More young people rooming with mom and dad as high cost of housing sends them back home

In the coming weeks, thousands of college students will graduate and need a place to live.

With the high cost of housing and student loan debt, a growing number of them will trade their roommates for mom and dad.

The trend in recent years is for young people to move home.

A 2020 poll by the Pew Research Center found 52% of young adults between the ages of 18-29 were living with their parents. That’s the highest percentage since the Great Depression.

Moving home is an adjustment for everyone involved.

“It’s not always thrilling to tell a potential partner that they’re coming back to a space that’s attached to my parent’s home,” said Cobi Frongillo, a 25-year-old State House Analyst who lives with his parents in Franklin.

Although it’s not a perfect arrangement, he likes that it allows him to save money. “The ability to walk upstairs and know that there’s food in the fridge when you need it is helpful.”

His parents, Rich and Sandy Frongillo, suddenly had a full house during the pandemic. All five kids, all in their 20s, were suddenly back home again.

“I almost felt we had to create a chore chart again,” said Sandy. “It felt silly, but I was like we had to do it again, for everybody to understand, hey we’re not the maids, you guys are grownups now, so everybody’s got to be helping.”

With a few rules in place, they were happy to put out the welcome mat.

“Coming out of school everyone’s got loans, most people have loans, so we want to make sure that they were supported, to get started, and not have to feel that they were just treading water or swimming in the deep end, trying to make ends meet,” added Sandy.

“I think we’re going to see more multi-generation households, I think that’s true,” said Jeffrey Jenson Arnett, a psychology professor at Clark University in Worcester and the author of “Emerging Adulthood”.

He believes another factor behind this trend is a change in parent-child relationships.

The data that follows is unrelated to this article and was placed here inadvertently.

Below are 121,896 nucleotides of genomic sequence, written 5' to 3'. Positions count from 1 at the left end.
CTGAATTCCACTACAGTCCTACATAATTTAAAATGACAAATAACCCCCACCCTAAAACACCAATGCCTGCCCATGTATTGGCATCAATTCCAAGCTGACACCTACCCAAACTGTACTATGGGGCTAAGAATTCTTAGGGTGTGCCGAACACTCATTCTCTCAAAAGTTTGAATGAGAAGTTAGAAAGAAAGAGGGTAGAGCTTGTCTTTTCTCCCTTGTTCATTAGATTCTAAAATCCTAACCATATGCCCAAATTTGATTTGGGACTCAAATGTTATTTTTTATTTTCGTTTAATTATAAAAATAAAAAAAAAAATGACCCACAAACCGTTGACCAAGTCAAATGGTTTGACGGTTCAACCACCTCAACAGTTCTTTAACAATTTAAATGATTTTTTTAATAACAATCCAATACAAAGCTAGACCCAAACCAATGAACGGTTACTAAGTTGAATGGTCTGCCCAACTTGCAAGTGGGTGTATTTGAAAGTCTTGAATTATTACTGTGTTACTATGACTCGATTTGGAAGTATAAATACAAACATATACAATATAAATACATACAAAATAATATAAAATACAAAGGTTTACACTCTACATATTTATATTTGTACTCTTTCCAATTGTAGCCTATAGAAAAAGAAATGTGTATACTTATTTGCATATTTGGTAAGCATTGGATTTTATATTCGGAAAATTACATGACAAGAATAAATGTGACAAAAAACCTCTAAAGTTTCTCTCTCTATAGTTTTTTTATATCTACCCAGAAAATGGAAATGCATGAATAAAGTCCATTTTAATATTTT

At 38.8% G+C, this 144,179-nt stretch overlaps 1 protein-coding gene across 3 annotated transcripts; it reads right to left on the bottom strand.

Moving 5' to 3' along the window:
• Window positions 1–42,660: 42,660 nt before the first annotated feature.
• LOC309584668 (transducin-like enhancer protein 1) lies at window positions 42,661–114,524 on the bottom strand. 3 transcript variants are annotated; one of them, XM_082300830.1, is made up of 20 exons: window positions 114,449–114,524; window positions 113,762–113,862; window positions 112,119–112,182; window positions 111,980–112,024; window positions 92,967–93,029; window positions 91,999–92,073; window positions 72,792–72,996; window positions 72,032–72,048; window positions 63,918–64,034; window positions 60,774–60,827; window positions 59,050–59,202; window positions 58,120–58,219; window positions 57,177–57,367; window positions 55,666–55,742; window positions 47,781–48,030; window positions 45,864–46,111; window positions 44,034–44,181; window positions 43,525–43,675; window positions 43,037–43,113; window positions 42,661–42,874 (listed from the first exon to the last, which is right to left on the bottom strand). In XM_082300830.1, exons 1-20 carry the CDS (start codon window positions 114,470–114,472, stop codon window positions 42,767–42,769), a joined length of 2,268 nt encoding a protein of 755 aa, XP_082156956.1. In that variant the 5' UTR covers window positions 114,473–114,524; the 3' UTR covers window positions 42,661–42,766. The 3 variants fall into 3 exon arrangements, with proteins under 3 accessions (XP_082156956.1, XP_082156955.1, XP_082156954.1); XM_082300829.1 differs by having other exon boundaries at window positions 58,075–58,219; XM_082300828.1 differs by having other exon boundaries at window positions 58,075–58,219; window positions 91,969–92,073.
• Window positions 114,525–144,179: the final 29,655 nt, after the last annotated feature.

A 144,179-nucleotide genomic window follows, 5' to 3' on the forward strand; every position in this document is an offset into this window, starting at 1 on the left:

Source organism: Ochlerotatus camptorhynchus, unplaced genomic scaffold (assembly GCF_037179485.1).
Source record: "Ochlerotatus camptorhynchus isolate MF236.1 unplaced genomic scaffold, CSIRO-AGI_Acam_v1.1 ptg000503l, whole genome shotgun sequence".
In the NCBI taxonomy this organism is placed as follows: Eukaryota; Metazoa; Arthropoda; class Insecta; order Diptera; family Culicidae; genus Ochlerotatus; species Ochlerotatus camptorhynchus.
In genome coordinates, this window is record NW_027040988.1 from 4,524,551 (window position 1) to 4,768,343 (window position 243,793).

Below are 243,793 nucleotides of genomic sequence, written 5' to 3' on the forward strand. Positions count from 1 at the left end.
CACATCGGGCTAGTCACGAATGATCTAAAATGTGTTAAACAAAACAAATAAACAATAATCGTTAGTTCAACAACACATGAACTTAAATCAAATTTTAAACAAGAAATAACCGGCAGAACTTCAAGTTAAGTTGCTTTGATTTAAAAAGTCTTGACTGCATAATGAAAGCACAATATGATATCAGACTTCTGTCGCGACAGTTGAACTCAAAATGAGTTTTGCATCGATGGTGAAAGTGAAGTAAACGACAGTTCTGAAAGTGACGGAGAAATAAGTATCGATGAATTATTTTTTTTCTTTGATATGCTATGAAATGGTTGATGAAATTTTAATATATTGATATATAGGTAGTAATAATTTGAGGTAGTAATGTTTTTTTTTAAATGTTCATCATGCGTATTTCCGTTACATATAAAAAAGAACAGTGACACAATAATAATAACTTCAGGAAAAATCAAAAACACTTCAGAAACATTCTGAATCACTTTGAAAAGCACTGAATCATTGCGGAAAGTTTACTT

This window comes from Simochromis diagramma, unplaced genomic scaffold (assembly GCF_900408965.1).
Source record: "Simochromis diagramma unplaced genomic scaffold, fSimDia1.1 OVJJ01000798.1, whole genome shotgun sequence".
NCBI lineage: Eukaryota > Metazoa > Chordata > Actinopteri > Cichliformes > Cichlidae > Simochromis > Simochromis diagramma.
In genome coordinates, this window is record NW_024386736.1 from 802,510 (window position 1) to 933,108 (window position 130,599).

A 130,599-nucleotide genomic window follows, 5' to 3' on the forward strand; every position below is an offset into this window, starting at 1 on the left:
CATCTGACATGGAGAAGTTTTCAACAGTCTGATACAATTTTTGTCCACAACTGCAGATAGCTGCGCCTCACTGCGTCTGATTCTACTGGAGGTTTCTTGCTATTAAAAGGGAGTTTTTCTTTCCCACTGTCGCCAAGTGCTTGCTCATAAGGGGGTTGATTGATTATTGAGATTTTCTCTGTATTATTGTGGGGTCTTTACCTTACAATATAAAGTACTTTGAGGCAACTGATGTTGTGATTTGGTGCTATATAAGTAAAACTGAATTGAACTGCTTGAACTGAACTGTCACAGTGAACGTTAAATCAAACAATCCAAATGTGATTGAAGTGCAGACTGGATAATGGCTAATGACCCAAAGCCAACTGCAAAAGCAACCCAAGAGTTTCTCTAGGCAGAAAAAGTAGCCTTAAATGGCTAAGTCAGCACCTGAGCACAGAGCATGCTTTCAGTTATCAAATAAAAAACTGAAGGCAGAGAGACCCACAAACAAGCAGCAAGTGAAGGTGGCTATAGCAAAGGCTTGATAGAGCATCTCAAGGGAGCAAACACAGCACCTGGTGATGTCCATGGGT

“I think baby boomers really changed parents,” added Arnett. “They felt this generation gap between themselves and their own parents and they were determined not to have that gap with their own kids and they largely succeeded. There’s still a parent-child relationship between parents and today’s emerging adults in their 20s, but there are also elements of friendship.”

“It’s almost a throwback to how families used to live 100 years ago,” said Chuck Zodda, a partner at the Armstrong Advisory Group in Needham.

He has this message for well-meaning parents who also need to think about their retirement. “You need to prioritize yourself first. It’s like the announcement they give on a plane, hey, put your own mask on and then attend to the person next to you.”

When asked if tough love is considered a financial strategy, he said it has to be to a certain extent.

“Because if you are not able to take care of yourself, then what good are you doing your kids overall, when down the road, you’re saying ‘Gee, now I need help’ and they’re not in a position where they can help you because you’ve been supporting them too long.”

Zodda believes it’s OK to ask for rent or grocery money. He says communication is the key.

“I think especially when money is involved. Specifically, money and family. You’ve got to put it all out there upfront because otherwise, you get resentful pretty quickly as when you’re seeing someone you know who’s lying on the couch and you’re saying, ‘Gee, what are you paying for’, and the answer is nothing.”

The Frongillo’s did outline their expectations from the start and actually have savored the additional time they’ve had with their kids at home.

“We don’t typically get to see the 20-year-olds, typically, right? You nurture them through college and into their college years and they don’t necessarily stay around. So we got to continue the relationship that we had,” said Rich.

Cobi added, “I happen to have a pretty good, a very good set-up.”

Professor Arnett says the overall timelines for young people are different now.

They’re not in as big a rush for other life-changing events, like marriage.

He points out that in 1960 the median age for marriage was 20 years old for women and 22 years old for men. Those numbers now stand at about 30.

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